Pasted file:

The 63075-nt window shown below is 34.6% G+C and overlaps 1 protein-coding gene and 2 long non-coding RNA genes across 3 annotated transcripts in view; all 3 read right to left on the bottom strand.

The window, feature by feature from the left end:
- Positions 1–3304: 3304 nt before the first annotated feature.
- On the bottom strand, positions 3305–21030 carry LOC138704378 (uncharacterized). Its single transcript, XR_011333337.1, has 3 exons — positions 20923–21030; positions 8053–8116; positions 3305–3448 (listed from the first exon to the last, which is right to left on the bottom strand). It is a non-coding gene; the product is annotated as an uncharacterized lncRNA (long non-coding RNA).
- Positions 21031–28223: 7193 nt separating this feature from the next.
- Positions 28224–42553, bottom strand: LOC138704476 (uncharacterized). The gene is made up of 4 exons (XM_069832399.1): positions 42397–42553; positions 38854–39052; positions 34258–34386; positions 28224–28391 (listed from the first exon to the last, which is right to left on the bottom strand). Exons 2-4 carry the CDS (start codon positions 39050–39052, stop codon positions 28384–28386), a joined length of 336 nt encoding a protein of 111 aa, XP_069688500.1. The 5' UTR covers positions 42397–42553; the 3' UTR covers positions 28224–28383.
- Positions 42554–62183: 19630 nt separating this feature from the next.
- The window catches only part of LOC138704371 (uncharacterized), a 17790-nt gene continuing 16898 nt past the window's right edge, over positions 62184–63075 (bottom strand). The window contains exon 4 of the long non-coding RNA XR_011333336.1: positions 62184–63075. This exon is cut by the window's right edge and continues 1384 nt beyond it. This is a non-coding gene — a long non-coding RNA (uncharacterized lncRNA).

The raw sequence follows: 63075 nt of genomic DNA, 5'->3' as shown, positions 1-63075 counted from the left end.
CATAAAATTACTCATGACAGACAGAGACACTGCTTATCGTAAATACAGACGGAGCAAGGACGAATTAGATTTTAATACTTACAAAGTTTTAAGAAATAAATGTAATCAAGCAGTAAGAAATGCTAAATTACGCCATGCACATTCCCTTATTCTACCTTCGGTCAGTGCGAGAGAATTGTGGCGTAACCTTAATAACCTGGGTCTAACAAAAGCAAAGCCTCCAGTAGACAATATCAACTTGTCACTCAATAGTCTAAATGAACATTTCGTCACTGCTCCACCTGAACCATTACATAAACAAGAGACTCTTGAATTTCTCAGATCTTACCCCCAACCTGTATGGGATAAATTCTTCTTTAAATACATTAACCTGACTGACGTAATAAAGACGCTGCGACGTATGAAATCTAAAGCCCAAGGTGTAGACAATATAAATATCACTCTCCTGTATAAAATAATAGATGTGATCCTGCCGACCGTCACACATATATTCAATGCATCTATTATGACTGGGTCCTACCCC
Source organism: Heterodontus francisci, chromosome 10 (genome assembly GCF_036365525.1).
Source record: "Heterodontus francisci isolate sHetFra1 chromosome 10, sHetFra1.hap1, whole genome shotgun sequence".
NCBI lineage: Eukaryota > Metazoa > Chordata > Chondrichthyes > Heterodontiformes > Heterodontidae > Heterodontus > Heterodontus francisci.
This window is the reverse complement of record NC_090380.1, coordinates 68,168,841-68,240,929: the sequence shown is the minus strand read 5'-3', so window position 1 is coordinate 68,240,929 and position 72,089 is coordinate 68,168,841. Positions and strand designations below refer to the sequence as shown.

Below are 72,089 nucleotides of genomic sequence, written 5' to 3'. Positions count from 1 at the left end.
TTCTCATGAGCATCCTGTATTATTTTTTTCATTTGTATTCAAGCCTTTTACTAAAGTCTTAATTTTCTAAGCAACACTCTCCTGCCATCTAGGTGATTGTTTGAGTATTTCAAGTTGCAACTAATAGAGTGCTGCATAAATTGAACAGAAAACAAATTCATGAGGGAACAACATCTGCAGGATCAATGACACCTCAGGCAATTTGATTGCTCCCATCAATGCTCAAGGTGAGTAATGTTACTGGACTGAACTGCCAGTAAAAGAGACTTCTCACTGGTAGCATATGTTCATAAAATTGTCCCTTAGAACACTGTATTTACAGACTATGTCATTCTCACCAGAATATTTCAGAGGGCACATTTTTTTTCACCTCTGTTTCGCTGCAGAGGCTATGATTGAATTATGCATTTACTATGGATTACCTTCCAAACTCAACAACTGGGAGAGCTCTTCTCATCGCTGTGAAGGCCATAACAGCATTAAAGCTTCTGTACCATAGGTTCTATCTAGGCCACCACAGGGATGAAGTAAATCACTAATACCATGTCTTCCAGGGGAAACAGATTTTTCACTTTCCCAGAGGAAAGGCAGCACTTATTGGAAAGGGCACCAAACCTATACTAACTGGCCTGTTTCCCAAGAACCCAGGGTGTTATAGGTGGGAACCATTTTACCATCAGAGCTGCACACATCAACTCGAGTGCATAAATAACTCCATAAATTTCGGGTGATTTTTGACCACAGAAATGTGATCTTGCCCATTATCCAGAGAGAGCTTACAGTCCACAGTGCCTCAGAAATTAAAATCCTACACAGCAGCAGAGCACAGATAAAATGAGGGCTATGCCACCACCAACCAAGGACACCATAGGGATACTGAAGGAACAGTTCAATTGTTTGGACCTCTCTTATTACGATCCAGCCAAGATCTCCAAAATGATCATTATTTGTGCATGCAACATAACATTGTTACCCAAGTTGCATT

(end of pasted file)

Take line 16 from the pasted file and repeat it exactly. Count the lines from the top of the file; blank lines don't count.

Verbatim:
TTCTCATGAGCATCCTGTATTATTTTTTTCATTTGTATTCAAGCCTTTTACTAAAGTCTTAATTTTCTAAGCAACACTCTCCTGCCATCTAGGTGATTGTTTGAGTATTTCAAGTTGCAACTAATAGAGTGCTGCATAAATTGAACAGAAAACAAATTCATGAGGGAACAACATCTGCAGGATCAATGACACCTCAGGCAATTTGATTGCTCCCATCAATGCTCAAGGTGAGTAATGTTACTGGACTGAACTGCCAGTAAAAGAGACTTCTCACTGGTAGCATATGTTCATAAAATTGTCCCTTAGAACACTGTATTTACAGACTATGTCATTCTCACCAGAATATTTCAGAGGGCACATTTTTTTTCACCTCTGTTTCGCTGCAGAGGCTATGATTGAATTATGCATTTACTATGGATTACCTTCCAAACTCAACAACTGGGAGAGCTCTTCTCATCGCTGTGAAGGCCATAACAGCATTAAAGCTTCTGTACCATAGGTTCTATCTAGGCCACCACAGGGATGAAGTAAATCACTAATACCATGTCTTCCAGGGGAAACAGATTTTTCACTTTCCCAGAGGAAAGGCAGCACTTATTGGAAAGGGCACCAAACCTATACTAACTGGCCTGTTTCCCAAGAACCCAGGGTGTTATAGGTGGGAACCATTTTACCATCAGAGCTGCACACATCAACTCGAGTGCATAAATAACTCCATAAATTTCGGGTGATTTTTGACCACAGAAATGTGATCTTGCCCATTATCCAGAGAGAGCTTACAGTCCACAGTGCCTCAGAAATTAAAATCCTACACAGCAGCAGAGCACAGATAAAATGAGGGCTATGCCACCACCAACCAAGGACACCATAGGGATACTGAAGGAACAGTTCAATTGTTTGGACCTCTCTTATTACGATCCAGCCAAGATCTCCAAAATGATCATTATTTGTGCATGCAACATAACATTGTTACCCAAGTTGCATT